WKU Public Radio News Staff
Wed September 5, 2012
Kentucky Schools to Take Another Shot at Federal Education Grants
Twenty-nine Kentucky school districts plan to apply for a new round of Race to the Top grants. The U.S. Department of Education will dole out $400 million to districts this December. The DOE wants recipients to use the money to personalize student learning.
Paducah Independent Schools superintendent Randy Green says that’s exactly the kind of funding his district needs. Green says specialized learning is important to PIS because 73 percent of students are low income, based on free and reduced meals. He says state SEEK (Seeking Education Excellence in Kentucky) cuts have made teaching students much harder.
“We try to reduce class sizes with our general fund, we try to have special programs with our general fund, and we’ve been cut to the hilt, and we just don’t have any more money to do that at all, and we have to have extra money, and that’s the reason why we’re going after this," said Green. "In fact, at the end of this year, we’re going to make serious cuts in our staff. We don’t have a choice. As I’ve said, we’ve been cut and cut and cut. We’ve tried so hard over the last four years not to cut staff, and to cut programs. But we’re going to have to."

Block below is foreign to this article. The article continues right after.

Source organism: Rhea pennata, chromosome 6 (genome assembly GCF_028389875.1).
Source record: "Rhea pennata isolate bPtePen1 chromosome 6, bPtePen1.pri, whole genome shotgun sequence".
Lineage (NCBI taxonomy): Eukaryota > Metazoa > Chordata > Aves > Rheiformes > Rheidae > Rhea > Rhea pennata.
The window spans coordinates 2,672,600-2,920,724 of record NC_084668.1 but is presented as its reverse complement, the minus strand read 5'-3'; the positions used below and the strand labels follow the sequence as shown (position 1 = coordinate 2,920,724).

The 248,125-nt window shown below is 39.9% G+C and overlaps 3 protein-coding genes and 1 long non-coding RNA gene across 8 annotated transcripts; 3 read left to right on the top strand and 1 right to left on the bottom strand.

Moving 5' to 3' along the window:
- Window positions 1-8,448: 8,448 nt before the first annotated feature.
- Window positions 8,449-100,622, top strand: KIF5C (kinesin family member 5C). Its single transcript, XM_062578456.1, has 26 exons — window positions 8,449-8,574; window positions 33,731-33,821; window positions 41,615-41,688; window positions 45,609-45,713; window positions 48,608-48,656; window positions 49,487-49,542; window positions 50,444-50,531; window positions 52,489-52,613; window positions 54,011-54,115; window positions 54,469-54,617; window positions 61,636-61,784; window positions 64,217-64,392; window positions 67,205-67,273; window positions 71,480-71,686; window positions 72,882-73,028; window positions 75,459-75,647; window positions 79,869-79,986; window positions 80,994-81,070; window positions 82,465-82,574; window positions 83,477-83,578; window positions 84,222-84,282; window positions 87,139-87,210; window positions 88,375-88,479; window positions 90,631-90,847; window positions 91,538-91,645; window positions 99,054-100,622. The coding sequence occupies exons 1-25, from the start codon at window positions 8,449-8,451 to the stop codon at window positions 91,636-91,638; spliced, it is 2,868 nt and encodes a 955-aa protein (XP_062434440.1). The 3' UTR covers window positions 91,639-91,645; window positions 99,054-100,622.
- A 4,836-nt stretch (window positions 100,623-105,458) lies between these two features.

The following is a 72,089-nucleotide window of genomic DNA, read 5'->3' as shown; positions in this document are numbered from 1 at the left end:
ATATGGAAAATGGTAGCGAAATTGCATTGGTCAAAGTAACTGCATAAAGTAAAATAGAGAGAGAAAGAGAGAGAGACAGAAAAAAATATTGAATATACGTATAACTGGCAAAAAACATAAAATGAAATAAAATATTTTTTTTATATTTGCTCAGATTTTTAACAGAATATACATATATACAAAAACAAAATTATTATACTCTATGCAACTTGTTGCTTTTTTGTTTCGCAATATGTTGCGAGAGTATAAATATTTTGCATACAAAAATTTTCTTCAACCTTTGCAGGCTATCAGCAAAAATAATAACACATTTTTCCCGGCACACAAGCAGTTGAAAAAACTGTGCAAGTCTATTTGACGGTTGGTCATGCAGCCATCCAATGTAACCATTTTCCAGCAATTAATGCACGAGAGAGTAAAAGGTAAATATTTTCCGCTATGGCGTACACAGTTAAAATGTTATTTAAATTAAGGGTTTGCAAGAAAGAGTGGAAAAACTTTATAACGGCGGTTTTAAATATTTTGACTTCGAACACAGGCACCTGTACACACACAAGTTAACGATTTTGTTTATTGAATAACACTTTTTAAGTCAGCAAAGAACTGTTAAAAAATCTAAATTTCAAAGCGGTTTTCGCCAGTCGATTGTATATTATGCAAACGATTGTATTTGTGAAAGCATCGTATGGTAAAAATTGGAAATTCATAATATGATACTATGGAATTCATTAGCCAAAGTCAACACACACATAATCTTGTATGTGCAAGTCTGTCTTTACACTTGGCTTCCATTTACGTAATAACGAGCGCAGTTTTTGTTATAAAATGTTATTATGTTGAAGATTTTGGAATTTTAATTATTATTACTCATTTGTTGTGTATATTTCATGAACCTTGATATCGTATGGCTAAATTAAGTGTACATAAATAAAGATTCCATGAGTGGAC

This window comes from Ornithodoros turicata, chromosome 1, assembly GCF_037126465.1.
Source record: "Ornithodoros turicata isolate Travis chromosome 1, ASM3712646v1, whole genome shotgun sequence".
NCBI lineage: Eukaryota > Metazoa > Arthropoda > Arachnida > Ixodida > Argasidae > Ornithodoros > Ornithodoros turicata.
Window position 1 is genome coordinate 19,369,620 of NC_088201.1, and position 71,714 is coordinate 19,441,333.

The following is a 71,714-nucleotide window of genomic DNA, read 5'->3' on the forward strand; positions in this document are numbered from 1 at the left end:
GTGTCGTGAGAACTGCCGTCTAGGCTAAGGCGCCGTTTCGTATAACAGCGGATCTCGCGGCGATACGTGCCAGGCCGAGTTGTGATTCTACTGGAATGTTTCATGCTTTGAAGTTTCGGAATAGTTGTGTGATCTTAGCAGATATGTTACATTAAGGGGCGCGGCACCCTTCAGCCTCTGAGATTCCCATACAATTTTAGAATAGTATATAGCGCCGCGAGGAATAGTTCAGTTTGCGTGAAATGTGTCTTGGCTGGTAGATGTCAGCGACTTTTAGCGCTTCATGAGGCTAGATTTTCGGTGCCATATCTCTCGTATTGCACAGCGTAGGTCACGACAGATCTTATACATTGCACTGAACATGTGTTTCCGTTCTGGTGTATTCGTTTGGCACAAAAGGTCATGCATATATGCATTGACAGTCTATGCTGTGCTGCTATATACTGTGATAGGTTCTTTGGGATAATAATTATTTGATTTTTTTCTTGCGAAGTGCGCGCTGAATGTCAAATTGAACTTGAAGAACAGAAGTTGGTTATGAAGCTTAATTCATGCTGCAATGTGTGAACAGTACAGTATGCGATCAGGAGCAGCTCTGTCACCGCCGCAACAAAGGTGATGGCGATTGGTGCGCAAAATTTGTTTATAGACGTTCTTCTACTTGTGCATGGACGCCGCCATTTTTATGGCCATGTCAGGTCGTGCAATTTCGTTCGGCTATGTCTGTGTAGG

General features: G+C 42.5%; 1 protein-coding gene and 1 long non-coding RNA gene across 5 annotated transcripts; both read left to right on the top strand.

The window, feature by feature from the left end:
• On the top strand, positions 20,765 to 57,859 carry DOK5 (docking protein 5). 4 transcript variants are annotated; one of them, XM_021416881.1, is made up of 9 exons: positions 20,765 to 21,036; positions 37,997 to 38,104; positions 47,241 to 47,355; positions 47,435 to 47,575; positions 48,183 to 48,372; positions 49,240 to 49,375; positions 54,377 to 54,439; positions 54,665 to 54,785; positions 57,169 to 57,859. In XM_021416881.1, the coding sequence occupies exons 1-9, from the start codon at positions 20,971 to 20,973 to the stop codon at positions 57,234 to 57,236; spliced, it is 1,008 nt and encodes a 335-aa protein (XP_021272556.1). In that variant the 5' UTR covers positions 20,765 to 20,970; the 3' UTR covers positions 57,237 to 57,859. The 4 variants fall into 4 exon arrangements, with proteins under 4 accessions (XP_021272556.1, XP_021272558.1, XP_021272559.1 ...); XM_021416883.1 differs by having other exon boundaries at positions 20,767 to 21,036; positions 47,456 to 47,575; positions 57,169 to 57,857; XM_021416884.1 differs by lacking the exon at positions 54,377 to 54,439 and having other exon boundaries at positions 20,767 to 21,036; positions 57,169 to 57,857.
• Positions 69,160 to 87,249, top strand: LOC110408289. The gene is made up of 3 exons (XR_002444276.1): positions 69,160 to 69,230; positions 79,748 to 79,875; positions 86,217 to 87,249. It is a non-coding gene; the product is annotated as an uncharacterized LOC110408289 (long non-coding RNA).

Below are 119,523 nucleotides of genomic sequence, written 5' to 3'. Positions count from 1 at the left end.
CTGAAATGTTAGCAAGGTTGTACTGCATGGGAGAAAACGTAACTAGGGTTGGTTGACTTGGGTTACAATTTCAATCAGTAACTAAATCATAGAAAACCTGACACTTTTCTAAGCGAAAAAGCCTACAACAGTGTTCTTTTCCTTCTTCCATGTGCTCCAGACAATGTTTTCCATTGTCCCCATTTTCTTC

Green says PIS will ask for $5 million and $6 million, to be used over the next four to five years. He hopes the district could use the money to hire back teachers to reduce class sizes, and increase the amount of specialized attention students get.
Depending on size, local districts may receive anywhere from $5 million to $40 million through this RTTT round.
The deadline for applications is October 30. Close to 900 districts across the nation have filed their intent to apply. Henderson County Schools is another western Kentucky district among them. Henderson Schools Academic Research Director Darrell Daigle says his district has a good chance of getting a portion of the funds.
“Part of the grant is they’re looking for districts that have been making academic progress and that can build on that academic progress. And we feel that’s the exact position our district is in," said Daigle.
Daigle says Henderson County began implementing college and career readiness programs three years before Kentucky made that a statewide focus. He says the district plans to ask for between $15 million and $20 million.